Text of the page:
Sunday was a hard call to make. At 6:00 a.m. our lot, streets, and sidewalks were fine. At 7:00 they were as well. At 7:30, I went in to make the coffee like I always do on Sunday morning. When I came back out at a little before 8:00, the conditions had rapidly deteriorated. I had pretreated with about 200 lbs. of ice melt, and even that wasn’t enough to prevent the accumulation of sleet. At 8:25 we made the call to cancel church, which left us very little time to let people know. Only one person didn’t hear the news and came to church anyway.
Snow days on Sunday are kind of nice for ministers. There is a lot of work that we do throughout the week that goes into our presentations on Sundays. While there is a ton of stuff that we have to do throughout the week, there is a nice little section of things we get to reuse. On top of that, we get an extra week to practice!
I’ve become more in favor of canceling church when there is a question as to the safety of our members. It didn’t used to be that way, but it was a case of not wanting to cancel and getting reminded of God’s wintery power that changed my approach. We had just moved to Columbia, MD and the weather was calling for one of those storms that may drop 1 inch and it may drop 12 inches. I’d been in some "maybe 12 inches" weather in Arkansas that turned out to be a dusting, so I was convinced that news casters only used numbers like that for ratings. When one of the elders called for my opinion, I was sure it would be nothing but would rather leave it up to them. After it hit 6 inches we stuck a yard stick in the middle of the yard. When the snow came to a stop, we could just make out half of the number 21 on the stick. We were digging out for a week.
When we canceled today there was a lingering nagging that we may have made a bad decision. Within 15 minutes of our decision, however, the streets, sidewalks, and parking lot were whited over. At 9:10 the Virginia State Police asked everyone to stay off the roads. By noon we had 4 inches of white stuff on the ground. Digging out was an archaeological dig through sedimentary layers of fluffy white snow, pellets of sleet, and a base layer of slush courtesy of the 200 lbs. of ice melt.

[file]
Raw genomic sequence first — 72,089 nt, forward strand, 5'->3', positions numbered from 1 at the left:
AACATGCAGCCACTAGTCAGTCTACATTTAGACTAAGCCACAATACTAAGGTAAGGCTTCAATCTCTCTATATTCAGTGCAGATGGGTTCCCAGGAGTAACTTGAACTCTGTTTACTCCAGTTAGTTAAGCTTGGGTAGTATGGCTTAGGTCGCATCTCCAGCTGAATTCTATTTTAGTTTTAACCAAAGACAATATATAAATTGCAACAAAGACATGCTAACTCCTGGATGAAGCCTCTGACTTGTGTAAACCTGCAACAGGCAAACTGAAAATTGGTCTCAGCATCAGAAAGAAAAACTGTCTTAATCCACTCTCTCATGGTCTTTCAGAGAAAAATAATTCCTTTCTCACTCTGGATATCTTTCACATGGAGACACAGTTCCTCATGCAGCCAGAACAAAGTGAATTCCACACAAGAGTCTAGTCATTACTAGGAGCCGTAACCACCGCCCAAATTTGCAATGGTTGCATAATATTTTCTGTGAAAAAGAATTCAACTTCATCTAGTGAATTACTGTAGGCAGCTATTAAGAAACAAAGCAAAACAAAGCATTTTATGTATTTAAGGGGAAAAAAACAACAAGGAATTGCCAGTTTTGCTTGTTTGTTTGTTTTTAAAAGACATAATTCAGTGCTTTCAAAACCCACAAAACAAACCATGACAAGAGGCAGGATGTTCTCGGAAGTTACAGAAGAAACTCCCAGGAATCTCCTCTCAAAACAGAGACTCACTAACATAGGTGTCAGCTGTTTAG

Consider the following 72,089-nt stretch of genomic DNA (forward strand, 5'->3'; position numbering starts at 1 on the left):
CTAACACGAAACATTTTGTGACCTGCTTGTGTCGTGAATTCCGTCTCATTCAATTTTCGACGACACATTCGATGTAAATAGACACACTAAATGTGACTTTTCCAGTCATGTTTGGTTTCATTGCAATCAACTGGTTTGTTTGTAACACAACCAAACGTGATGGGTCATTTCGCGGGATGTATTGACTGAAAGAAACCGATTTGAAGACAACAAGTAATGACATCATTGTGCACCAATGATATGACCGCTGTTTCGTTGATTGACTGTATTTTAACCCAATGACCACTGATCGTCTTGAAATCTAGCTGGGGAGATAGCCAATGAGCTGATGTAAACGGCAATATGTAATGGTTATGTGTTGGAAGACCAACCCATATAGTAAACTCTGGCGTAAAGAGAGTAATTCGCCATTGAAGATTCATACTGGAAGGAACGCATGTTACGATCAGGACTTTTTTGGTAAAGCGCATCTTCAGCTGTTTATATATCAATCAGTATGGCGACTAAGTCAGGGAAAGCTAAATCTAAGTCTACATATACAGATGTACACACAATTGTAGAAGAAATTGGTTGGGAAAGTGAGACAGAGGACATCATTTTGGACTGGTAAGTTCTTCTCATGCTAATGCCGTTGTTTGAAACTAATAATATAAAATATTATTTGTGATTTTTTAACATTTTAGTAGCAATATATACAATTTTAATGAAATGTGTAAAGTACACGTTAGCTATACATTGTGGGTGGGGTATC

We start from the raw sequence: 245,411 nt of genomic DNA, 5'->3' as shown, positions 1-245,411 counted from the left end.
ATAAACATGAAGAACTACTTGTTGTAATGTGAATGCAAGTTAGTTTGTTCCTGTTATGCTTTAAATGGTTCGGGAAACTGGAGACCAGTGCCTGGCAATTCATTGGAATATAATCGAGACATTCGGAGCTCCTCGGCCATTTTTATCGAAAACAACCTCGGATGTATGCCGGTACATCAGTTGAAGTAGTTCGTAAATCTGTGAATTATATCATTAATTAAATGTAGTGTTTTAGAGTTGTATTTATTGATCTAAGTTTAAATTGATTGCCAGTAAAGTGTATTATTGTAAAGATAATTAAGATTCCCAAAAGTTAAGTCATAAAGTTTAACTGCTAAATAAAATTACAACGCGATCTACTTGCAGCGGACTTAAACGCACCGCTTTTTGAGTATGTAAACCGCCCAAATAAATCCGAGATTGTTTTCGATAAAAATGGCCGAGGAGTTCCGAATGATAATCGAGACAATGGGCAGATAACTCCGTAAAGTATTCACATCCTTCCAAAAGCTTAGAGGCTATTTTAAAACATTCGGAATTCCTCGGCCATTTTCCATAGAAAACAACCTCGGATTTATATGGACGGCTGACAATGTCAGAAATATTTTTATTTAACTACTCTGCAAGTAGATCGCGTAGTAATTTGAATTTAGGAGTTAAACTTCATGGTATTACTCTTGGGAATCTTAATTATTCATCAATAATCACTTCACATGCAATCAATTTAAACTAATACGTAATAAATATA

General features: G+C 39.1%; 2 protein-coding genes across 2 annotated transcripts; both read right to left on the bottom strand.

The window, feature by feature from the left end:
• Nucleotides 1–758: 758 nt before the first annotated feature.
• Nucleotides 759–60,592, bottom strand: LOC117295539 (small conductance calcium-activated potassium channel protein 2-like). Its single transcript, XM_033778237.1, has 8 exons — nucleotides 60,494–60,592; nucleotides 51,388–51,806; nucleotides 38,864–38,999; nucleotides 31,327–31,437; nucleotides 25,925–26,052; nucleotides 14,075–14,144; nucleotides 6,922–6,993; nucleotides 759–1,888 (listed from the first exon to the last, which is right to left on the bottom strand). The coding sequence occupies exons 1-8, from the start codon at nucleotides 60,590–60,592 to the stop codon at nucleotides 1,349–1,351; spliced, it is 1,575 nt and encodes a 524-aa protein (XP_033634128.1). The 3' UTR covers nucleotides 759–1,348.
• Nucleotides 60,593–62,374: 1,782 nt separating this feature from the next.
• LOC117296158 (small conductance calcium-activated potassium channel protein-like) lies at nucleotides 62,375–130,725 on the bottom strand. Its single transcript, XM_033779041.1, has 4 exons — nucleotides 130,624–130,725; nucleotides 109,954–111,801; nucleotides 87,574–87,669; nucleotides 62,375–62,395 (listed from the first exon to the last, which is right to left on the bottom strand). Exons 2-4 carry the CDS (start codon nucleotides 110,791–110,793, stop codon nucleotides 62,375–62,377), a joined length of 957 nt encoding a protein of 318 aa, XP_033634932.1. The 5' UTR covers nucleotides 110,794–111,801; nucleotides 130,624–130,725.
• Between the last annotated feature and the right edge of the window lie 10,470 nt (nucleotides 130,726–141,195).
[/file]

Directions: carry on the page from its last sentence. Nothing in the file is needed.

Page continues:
Sadly, a bolt on the snow blower broke and took the blower out of commission. My three sons and I resorted to snow shovels (it’s amazing how fast work gets done now that they are big enough to really help). Random "accidents" involving snow from one person’s shovel ending up on the face of another’s led to snow ball fights and building the world’s largest snowman (once they get above about 5 feet tall you have to build them like they’re laying down since it’s impossible to lift the mid-sections when they weigh as much as they do).
By the way, this is not the appropriate time for our friends in California or Florida to share with us how warm it was where they are. Everyone outside of those states, however, is welcome to chime in.